Climate Impacts on Coastal Marine Fisheries
- Improving Rebuilding Plans for Overfished West Coast Fish Stocks through Inclusion of Climate Information. The Magnuson-Stevens Fisheries Conservation and Management Act mandates that overfished fish stocks be rebuilt in as short a time as possible. A key component of a rebuilding plan is a technical rebuilding analysis. Rebuilding analyses determine the trade-off between the time for the stock to recover to the population size at which Maximum Sustainable Yield is achieved, BMSY, and the fishing mortality during the period of rebuilding. However, the results of rebuilding analyses may be impacted by climatic regime shifts that impact both stock productivity and BMSY.
- Anthropogenic Stresses on Marine Ecosystems. This project is looking to develop a place-based research program in the Northeast Pacific focusing on impact of two major stressors in the NE Pacific: 1) ocean acidification, and 2) changing ocean thermal structure. An ocean acidification workshop was held at Friday Harbor Labs (San Juan Islands, WA) on August 25-28, 2008 to bring biological oceanographers into the problem of acidification, and to engage in planning the design of a mesocosm experimental facility at Friday Harbor Labs as a national research facility on acidification.
Climate Impacts on Estuaries
- Reconstructing Historical Baselines of the Puget Sound Groundfish and Invertebrate Communities. Although human activity has impinged on the Puget Sound ecosystem for years, we have limited understanding about the long-term dynamics of this ecosystem and the roles of human activity therein. This fundamental lack of understanding is now widely acknowledged to be a major impediment to restoring Puget Sound. We seek to collect, organize, and analyze all of the environmental data collected in Puget Sound over the past century, evaluate the cumulative impacts of human activities on this ecosystem, and identify indicator species that can be used to monitor the effectiveness of restoration efforts.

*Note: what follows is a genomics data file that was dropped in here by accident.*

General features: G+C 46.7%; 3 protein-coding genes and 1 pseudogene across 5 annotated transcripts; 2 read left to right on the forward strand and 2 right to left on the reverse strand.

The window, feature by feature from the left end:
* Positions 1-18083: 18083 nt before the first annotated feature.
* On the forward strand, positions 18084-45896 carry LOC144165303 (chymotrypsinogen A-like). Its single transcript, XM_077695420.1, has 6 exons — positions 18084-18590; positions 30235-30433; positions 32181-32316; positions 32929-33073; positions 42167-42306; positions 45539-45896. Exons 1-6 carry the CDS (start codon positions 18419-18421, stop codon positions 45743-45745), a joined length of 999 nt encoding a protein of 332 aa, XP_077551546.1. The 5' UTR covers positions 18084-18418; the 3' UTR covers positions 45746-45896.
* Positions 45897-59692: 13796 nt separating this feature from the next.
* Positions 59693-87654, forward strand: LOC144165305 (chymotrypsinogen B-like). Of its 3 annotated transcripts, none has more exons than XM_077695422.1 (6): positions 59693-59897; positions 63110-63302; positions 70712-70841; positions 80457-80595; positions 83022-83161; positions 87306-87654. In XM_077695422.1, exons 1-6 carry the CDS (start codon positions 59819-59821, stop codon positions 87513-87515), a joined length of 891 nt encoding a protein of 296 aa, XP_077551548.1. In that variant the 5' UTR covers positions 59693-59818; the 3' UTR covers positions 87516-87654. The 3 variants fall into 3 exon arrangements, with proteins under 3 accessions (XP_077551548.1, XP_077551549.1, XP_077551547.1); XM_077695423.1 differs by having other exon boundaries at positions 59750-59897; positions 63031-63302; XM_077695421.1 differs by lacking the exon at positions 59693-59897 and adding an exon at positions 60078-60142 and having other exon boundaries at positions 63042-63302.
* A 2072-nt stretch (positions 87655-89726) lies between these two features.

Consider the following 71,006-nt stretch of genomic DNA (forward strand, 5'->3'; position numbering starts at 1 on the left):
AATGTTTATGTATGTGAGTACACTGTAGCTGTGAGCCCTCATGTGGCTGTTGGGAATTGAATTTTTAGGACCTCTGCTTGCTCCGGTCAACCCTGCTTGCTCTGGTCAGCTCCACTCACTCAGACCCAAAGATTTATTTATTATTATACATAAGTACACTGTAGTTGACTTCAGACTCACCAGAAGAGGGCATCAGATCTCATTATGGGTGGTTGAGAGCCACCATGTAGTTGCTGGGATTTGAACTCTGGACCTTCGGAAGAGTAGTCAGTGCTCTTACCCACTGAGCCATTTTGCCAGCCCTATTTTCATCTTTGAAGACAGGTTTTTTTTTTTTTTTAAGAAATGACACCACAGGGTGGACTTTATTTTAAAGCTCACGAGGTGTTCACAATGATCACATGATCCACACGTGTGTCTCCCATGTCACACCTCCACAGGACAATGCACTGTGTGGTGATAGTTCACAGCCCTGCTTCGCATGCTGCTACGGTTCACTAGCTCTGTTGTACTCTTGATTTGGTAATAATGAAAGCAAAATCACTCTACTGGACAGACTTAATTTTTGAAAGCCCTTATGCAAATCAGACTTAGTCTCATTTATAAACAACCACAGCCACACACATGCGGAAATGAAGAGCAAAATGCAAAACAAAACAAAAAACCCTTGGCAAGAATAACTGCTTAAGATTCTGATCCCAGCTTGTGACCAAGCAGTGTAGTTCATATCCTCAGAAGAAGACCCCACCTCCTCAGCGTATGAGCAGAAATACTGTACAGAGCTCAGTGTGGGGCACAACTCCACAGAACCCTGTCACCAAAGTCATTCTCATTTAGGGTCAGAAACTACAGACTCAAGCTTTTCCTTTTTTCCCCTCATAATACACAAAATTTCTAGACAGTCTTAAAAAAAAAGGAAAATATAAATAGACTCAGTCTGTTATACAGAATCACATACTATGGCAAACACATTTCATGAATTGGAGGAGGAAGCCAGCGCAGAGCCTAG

- Climate Impacts on Harmful Algal Blooms in the PNW. Paralytic shellfish toxins are produced by the harmful dinoflagellate species Alexandrium catenella and accumulate in filter feeding shellfish. Exceptionally toxic events have previously been attributed to large-scale patterns of climate variability, such as El Niņo events.
- Climate Impacts on Marine Forage Fish and Jellyfish. The pelagic ecosystem of Puget Sound is tightly coupled with the seasonal dynamics of freshwater runoff and thermal stratification, both of which have direct bearing on primary production which quickly travels up the food chain. Forage fish represent a key species in the transfer of energy from small zooplankton to larger fish, marine birds and mammals so identifying potential responses to climate signals is a key priority to support an ecosystem-based management of Puget Sound.
Aquatic ecosystem research at the CIG benefits from externally funded, climate-related research projects and programs that key CIG research personnel conduct or are otherwise affiliated with, including the following:
- Future Climate of the California Current System
- Coastal Upwelling: Past, Present and Future